Code monkeys jockey for winning algorithm
The National Institute of Standards and Technology (NIST) is having a contest to see who can write the most impenetrable piece of code.
Cryptographers from around the world have laid their best work on the line in a contest to find a new algorithm that will become a critical part of future communications across the Internet.
Technology Review reported the winning code would become a building block of a wide variety of Internet protocols, including those used to safeguard communications between banks and their customers.
NIST organized the competition and plans to release a short-list of the best entries by the time this magazine mails, beginning a four-year process of painstaking analysis to find the overall winner.
All this effort is necessary because the current standard—the Secure Hash Algorithm 2 (SHA-2)—is starting to show more gray hair.
In 2005, Xiaoyun Wang, a professor at the Center for Advanced Study at Tsinghua University, in China, found weaknesses in several related hashing algorithms. Since then, she and her peers in the field have chipped away at other hashing schemes, making officials worry that SHA-2 will also eventually succumb.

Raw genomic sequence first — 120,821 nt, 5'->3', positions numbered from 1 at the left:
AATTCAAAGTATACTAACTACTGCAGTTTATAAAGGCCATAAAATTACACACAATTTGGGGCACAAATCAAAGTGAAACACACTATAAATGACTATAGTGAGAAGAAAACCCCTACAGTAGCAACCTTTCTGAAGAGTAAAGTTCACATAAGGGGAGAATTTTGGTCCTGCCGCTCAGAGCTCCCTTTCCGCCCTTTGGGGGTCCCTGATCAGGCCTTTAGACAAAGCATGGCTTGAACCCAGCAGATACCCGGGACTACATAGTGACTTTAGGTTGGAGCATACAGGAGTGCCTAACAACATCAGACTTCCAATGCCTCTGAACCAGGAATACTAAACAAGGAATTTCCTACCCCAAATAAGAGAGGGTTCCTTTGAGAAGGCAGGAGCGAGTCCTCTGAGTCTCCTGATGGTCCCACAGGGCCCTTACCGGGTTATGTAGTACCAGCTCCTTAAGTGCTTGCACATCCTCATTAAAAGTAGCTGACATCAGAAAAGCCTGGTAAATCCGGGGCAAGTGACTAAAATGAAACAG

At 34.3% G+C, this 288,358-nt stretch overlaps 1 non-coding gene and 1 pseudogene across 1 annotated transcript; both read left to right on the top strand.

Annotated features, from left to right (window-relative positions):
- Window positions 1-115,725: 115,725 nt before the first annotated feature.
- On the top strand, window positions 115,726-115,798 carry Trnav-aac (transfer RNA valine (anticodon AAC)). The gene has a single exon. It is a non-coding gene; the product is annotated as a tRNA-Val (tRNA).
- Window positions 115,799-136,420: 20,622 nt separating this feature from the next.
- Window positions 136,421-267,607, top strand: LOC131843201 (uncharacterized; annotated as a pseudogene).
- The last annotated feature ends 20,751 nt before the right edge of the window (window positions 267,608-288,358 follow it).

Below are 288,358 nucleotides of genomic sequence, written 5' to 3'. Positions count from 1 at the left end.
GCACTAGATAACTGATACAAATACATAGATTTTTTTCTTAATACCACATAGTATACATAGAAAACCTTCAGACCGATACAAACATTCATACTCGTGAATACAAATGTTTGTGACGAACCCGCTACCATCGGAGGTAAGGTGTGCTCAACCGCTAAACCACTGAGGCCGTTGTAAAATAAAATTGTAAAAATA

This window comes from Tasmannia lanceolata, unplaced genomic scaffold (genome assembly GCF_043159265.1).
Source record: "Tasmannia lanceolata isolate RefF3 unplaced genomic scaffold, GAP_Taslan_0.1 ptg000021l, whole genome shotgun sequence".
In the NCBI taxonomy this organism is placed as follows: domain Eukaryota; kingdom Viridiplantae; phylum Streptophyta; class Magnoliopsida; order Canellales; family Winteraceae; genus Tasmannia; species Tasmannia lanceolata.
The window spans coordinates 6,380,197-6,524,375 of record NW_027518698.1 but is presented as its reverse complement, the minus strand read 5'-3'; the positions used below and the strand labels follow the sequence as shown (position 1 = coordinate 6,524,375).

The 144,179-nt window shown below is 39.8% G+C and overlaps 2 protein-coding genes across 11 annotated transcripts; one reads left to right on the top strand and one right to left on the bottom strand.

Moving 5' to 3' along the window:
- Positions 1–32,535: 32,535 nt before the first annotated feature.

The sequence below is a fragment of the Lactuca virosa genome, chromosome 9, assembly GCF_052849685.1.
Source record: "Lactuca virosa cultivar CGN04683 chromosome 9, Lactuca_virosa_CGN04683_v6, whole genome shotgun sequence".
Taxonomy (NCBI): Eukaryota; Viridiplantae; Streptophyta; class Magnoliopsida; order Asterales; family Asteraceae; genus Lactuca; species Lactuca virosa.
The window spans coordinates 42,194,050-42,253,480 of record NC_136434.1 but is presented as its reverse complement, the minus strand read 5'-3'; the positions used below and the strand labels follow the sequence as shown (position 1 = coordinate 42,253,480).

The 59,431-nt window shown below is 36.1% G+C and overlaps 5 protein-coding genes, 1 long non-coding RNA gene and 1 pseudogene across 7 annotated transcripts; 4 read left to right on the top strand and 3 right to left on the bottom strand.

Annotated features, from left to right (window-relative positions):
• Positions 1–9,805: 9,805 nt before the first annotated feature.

A hash algorithm turns an ordinary message into a “digital fingerprint,” which can then be used to keep the original message secret during transit or to guarantee that it has not been tampered with en route.
However, a hash function is only secure if there is no practical way to run it backward and find the original message from the fingerprint. Equally important, there should be no trivial way to produce two messages with exactly the same fingerprint.
The weaknesses discovered by Wang and others relate to this problem. Cryptographers call it “a collision.”
The latter issue is complicated by the fact it is impossible to completely avoid collisions. Therefore, the best algorithm is one that simply makes collisions extremely hard to produce.
“You shouldn’t be able to find them,” said William Burr, manager of the Security Technology Group for NIST. “The computation should be too great.”
It will take a long time to find a new algorithm and get it ready for general use, so NIST decided not to wait until the actual compromise of SHA-2.
Burr notes SHA-1, an older hash algorithm that NIST no longer recommends because of weaknesses uncovered by Wang, “is more damaged than destroyed,” since a great deal of computation is still needed to find a collision.
Beyond relieving worries about security, a new algorithm can take advantage of new trends in computing, such as dual-core processors, making it faster.
NIST has received 64 entries for the competition and is looking for ways to narrow down the list. When NIST publishes the short list of entries, cryptographers the world over will begin analyzing them.
Return to Previous Page